Image: GoPro.

Stocks overall suffered from another case of the Monday blues this week, and major market benchmarks fell between 1% and 2% after recovering from what had been much steeper losses earlier in the day. The usual suspects of unstable energy prices and concerns about the global economy caused international stock markets to fall before Wall Street opened Monday morning, and further downward pressure after the open pushed many stocks down hard. Yet a few bright spots still shined through, and GoPro (GPRO), Goldcorp (GG), and Outerwall (OUTR) managed to climb significantly on Monday.

GoPro rose more than 10% in the wake of an announcement late Friday of a licensing deal with Microsoft (MSFT 0.92%). The arrangement has to do with file storage intellectual property, and Microsoft said that its agreement with GoPro "shows the incredible breadth of technology sharing enabled through patent transactions."

Neither company released specific terms of the deal, but GoPro clearly has an interest in making sure that its wearable technology offerings have state-of-the-art capabilities, and Microsoft hopes to "partner with companies from all industries to optimize solutions for their customers around the globe." Given how far GoPro shares have fallen, the agreement at least represents a vote of confidence from Microsoft that the camera maker is worth taking on as a partner.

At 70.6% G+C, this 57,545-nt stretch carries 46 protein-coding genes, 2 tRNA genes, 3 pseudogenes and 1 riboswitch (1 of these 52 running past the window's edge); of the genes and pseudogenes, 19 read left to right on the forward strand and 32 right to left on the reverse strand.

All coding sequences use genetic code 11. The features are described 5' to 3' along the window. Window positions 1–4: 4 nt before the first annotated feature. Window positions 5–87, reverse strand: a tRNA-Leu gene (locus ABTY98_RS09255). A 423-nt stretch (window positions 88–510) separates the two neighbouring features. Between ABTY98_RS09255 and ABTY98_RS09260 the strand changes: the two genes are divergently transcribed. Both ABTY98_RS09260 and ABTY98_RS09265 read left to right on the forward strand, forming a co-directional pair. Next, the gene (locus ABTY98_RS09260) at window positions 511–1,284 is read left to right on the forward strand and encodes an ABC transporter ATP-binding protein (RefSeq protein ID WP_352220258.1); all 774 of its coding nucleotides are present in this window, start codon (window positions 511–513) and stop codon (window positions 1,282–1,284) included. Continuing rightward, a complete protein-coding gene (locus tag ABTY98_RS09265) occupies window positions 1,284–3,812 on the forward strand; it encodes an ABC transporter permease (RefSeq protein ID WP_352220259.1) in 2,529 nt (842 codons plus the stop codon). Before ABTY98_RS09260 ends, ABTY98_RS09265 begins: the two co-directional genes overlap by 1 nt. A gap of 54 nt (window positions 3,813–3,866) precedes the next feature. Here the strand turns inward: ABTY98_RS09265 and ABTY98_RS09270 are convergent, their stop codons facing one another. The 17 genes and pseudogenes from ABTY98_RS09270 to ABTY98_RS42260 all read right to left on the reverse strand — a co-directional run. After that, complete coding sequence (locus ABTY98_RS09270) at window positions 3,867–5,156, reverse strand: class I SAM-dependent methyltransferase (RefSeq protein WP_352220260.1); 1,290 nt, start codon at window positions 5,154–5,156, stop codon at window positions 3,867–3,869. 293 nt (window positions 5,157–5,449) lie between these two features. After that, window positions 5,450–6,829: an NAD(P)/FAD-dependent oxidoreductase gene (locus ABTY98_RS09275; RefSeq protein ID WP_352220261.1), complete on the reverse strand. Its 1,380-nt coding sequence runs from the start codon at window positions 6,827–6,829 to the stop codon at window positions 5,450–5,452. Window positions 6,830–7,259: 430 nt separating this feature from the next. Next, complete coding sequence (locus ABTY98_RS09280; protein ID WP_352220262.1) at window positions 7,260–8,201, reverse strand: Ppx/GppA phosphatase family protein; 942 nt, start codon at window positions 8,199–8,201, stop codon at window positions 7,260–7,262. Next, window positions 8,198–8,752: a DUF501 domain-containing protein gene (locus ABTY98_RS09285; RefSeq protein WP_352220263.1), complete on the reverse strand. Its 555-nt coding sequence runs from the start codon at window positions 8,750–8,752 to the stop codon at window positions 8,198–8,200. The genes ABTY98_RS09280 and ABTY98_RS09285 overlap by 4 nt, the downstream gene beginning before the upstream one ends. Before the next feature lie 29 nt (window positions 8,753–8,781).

Goldcorp jumped 7% on a good day for gold miners, generally. Gold prices jumped more than $16 per ounce, briefly climbing over the $1,200 mark for the first time since the middle of 2015. Uncertainty in the financial markets has pushed investors back toward precious metals as a safe haven, and weakness in the U.S. dollar against key currencies such as the euro and the Japanese yen has finally reversed the prevailing trends in the foreign exchange markets for the first time in more than a year. If the dollar keeps weakening, then gold could continue its climb, and that would be good news not just for Goldcorp, but also for the mining industry, generally.

Finally, Outerwall gained 11%, climbing back partially from its 17% plunge on Friday. The company behind Redbox video kiosks and Coinstar coin-exchange machines reported fourth-quarter results late last week that disappointed investors. But reports this morning indicated that Outerwall was the target of activist investor activity from Glenn Welling's Engaged Capital, which wants the Redbox and Coinstar operator to make its business more attractive to potential private equity investors.

Possible measures could include boosting its dividend, cutting various costs, and making efforts to expand existing initiatives to grow more extensively. Outerwall has had activist investors take interest in the company before, but shareholders might be ready to be more cooperative after the losses that Outerwall shares have suffered during the past six months.